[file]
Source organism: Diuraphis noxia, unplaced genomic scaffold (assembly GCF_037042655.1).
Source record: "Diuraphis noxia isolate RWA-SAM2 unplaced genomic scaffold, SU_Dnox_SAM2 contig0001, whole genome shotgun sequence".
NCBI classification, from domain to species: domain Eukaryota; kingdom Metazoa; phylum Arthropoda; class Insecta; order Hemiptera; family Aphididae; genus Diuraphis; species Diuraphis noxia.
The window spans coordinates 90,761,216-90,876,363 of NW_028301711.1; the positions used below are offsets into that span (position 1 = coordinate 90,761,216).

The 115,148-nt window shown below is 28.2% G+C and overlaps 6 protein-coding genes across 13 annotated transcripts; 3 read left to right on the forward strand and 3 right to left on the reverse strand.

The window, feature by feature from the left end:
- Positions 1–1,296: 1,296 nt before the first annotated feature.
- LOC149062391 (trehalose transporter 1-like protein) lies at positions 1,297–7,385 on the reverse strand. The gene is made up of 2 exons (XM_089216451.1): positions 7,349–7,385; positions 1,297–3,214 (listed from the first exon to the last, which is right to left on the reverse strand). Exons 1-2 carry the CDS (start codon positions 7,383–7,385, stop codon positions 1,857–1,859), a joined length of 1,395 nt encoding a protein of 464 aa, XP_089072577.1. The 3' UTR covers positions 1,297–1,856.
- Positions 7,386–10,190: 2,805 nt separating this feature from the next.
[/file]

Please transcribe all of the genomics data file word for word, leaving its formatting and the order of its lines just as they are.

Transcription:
Source organism: Diuraphis noxia, unplaced genomic scaffold (assembly GCF_037042655.1).
Source record: "Diuraphis noxia isolate RWA-SAM2 unplaced genomic scaffold, SU_Dnox_SAM2 contig0001, whole genome shotgun sequence".
NCBI classification, from domain to species: domain Eukaryota; kingdom Metazoa; phylum Arthropoda; class Insecta; order Hemiptera; family Aphididae; genus Diuraphis; species Diuraphis noxia.
The window spans coordinates 90,761,216-90,876,363 of NW_028301711.1; the positions used below are offsets into that span (position 1 = coordinate 90,761,216).

The 115,148-nt window shown below is 28.2% G+C and overlaps 6 protein-coding genes across 13 annotated transcripts; 3 read left to right on the forward strand and 3 right to left on the reverse strand.

The window, feature by feature from the left end:
- Positions 1–1,296: 1,296 nt before the first annotated feature.
- LOC149062391 (trehalose transporter 1-like protein) lies at positions 1,297–7,385 on the reverse strand. The gene is made up of 2 exons (XM_089216451.1): positions 7,349–7,385; positions 1,297–3,214 (listed from the first exon to the last, which is right to left on the reverse strand). Exons 1-2 carry the CDS (start codon positions 7,383–7,385, stop codon positions 1,857–1,859), a joined length of 1,395 nt encoding a protein of 464 aa, XP_089072577.1. The 3' UTR covers positions 1,297–1,856.
- Positions 7,386–10,190: 2,805 nt separating this feature from the next.